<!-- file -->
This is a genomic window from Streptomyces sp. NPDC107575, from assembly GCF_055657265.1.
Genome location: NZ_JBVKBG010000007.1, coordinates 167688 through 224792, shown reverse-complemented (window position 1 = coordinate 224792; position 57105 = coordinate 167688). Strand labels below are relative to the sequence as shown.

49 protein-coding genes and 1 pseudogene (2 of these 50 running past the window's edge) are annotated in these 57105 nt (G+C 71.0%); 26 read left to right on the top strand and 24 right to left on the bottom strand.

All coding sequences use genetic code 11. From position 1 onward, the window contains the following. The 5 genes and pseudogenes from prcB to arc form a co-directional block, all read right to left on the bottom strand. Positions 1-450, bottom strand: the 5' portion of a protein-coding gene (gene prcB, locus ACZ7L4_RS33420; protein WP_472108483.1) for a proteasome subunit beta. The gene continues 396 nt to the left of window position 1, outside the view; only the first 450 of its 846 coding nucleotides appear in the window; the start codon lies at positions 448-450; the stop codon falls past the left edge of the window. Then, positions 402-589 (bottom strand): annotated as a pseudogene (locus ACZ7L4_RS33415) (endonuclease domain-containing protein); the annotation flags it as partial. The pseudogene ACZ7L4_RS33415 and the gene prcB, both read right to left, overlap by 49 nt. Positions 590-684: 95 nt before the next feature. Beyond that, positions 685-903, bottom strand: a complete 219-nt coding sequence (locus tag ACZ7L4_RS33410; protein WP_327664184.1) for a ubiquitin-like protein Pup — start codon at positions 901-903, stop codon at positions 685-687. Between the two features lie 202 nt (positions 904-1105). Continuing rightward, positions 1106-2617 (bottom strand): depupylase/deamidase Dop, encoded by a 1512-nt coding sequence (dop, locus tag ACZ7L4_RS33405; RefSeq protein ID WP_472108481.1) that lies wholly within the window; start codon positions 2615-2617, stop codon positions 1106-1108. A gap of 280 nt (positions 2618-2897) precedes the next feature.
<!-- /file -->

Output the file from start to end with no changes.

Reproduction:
This is a genomic window from Streptomyces sp. NPDC107575, from assembly GCF_055657265.1.
Genome location: NZ_JBVKBG010000007.1, coordinates 167688 through 224792, shown reverse-complemented (window position 1 = coordinate 224792; position 57105 = coordinate 167688). Strand labels below are relative to the sequence as shown.

49 protein-coding genes and 1 pseudogene (2 of these 50 running past the window's edge) are annotated in these 57105 nt (G+C 71.0%); 26 read left to right on the top strand and 24 right to left on the bottom strand.

All coding sequences use genetic code 11. From position 1 onward, the window contains the following. The 5 genes and pseudogenes from prcB to arc form a co-directional block, all read right to left on the bottom strand. Positions 1-450, bottom strand: the 5' portion of a protein-coding gene (gene prcB, locus ACZ7L4_RS33420; protein WP_472108483.1) for a proteasome subunit beta. The gene continues 396 nt to the left of window position 1, outside the view; only the first 450 of its 846 coding nucleotides appear in the window; the start codon lies at positions 448-450; the stop codon falls past the left edge of the window. Then, positions 402-589 (bottom strand): annotated as a pseudogene (locus ACZ7L4_RS33415) (endonuclease domain-containing protein); the annotation flags it as partial. The pseudogene ACZ7L4_RS33415 and the gene prcB, both read right to left, overlap by 49 nt. Positions 590-684: 95 nt before the next feature. Beyond that, positions 685-903, bottom strand: a complete 219-nt coding sequence (locus tag ACZ7L4_RS33410; protein WP_327664184.1) for a ubiquitin-like protein Pup — start codon at positions 901-903, stop codon at positions 685-687. Between the two features lie 202 nt (positions 904-1105). Continuing rightward, positions 1106-2617 (bottom strand): depupylase/deamidase Dop, encoded by a 1512-nt coding sequence (dop, locus tag ACZ7L4_RS33405; RefSeq protein ID WP_472108481.1) that lies wholly within the window; start codon positions 2615-2617, stop codon positions 1106-1108. A gap of 280 nt (positions 2618-2897) precedes the next feature.